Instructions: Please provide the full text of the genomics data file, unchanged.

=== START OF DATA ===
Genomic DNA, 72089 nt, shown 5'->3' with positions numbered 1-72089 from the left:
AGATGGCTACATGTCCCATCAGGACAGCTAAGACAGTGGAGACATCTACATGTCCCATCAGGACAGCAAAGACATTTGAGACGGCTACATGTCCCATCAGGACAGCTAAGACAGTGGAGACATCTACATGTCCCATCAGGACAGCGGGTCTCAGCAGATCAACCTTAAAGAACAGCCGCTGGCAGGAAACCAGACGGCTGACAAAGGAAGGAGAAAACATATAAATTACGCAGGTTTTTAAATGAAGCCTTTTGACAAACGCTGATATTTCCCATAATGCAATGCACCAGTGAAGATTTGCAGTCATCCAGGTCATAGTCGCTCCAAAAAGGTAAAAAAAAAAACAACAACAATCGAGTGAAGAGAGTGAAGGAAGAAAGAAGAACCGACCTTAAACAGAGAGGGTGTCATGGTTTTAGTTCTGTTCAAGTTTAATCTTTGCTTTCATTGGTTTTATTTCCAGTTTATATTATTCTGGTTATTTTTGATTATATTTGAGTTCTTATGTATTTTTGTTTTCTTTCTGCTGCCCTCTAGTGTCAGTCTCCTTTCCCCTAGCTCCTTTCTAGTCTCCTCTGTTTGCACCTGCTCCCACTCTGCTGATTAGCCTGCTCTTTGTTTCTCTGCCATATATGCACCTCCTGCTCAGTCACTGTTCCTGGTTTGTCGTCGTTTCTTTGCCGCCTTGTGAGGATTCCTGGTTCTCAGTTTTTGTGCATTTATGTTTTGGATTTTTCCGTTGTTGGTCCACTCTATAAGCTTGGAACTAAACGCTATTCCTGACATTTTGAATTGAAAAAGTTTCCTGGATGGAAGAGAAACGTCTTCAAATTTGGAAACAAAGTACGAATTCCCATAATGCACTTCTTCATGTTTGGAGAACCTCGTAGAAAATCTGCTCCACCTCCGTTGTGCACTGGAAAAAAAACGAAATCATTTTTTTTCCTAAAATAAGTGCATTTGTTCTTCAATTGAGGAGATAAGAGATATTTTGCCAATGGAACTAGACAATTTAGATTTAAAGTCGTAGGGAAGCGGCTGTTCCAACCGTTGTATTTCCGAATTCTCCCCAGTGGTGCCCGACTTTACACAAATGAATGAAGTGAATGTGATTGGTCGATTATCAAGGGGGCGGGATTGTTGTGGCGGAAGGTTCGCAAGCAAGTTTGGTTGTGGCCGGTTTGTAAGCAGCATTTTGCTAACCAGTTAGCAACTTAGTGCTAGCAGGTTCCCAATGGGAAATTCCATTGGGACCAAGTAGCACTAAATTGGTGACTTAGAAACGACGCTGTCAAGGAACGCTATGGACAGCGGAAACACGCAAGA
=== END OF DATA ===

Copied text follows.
Genomic DNA, 72089 nt, shown 5'->3' with positions numbered 1-72089 from the left:
AGATGGCTACATGTCCCATCAGGACAGCTAAGACAGTGGAGACATCTACATGTCCCATCAGGACAGCAAAGACATTTGAGACGGCTACATGTCCCATCAGGACAGCTAAGACAGTGGAGACATCTACATGTCCCATCAGGACAGCGGGTCTCAGCAGATCAACCTTAAAGAACAGCCGCTGGCAGGAAACCAGACGGCTGACAAAGGAAGGAGAAAACATATAAATTACGCAGGTTTTTAAATGAAGCCTTTTGACAAACGCTGATATTTCCCATAATGCAATGCACCAGTGAAGATTTGCAGTCATCCAGGTCATAGTCGCTCCAAAAAGGTAAAAAAAAAAACAACAACAATCGAGTGAAGAGAGTGAAGGAAGAAAGAAGAACCGACCTTAAACAGAGAGGGTGTCATGGTTTTAGTTCTGTTCAAGTTTAATCTTTGCTTTCATTGGTTTTATTTCCAGTTTATATTATTCTGGTTATTTTTGATTATATTTGAGTTCTTATGTATTTTTGTTTTCTTTCTGCTGCCCTCTAGTGTCAGTCTCCTTTCCCCTAGCTCCTTTCTAGTCTCCTCTGTTTGCACCTGCTCCCACTCTGCTGATTAGCCTGCTCTTTGTTTCTCTGCCATATATGCACCTCCTGCTCAGTCACTGTTCCTGGTTTGTCGTCGTTTCTTTGCCGCCTTGTGAGGATTCCTGGTTCTCAGTTTTTGTGCATTTATGTTTTGGATTTTTCCGTTGTTGGTCCACTCTATAAGCTTGGAACTAAACGCTATTCCTGACATTTTGAATTGAAAAAGTTTCCTGGATGGAAGAGAAACGTCTTCAAATTTGGAAACAAAGTACGAATTCCCATAATGCACTTCTTCATGTTTGGAGAACCTCGTAGAAAATCTGCTCCACCTCCGTTGTGCACTGGAAAAAAAACGAAATCATTTTTTTTCCTAAAATAAGTGCATTTGTTCTTCAATTGAGGAGATAAGAGATATTTTGCCAATGGAACTAGACAATTTAGATTTAAAGTCGTAGGGAAGCGGCTGTTCCAACCGTTGTATTTCCGAATTCTCCCCAGTGGTGCCCGACTTTACACAAATGAATGAAGTGAATGTGATTGGTCGATTATCAAGGGGGCGGGATTGTTGTGGCGGAAGGTTCGCAAGCAAGTTTGGTTGTGGCCGGTTTGTAAGCAGCATTTTGCTAACCAGTTAGCAACTTAGTGCTAGCAGGTTCCCAATGGGAAATTCCATTGGGACCAAGTAGCACTAAATTGGTGACTTAGAAACGACGCTGTCAAGGAACGCTATGGACAGCGGAAACACGCAAGA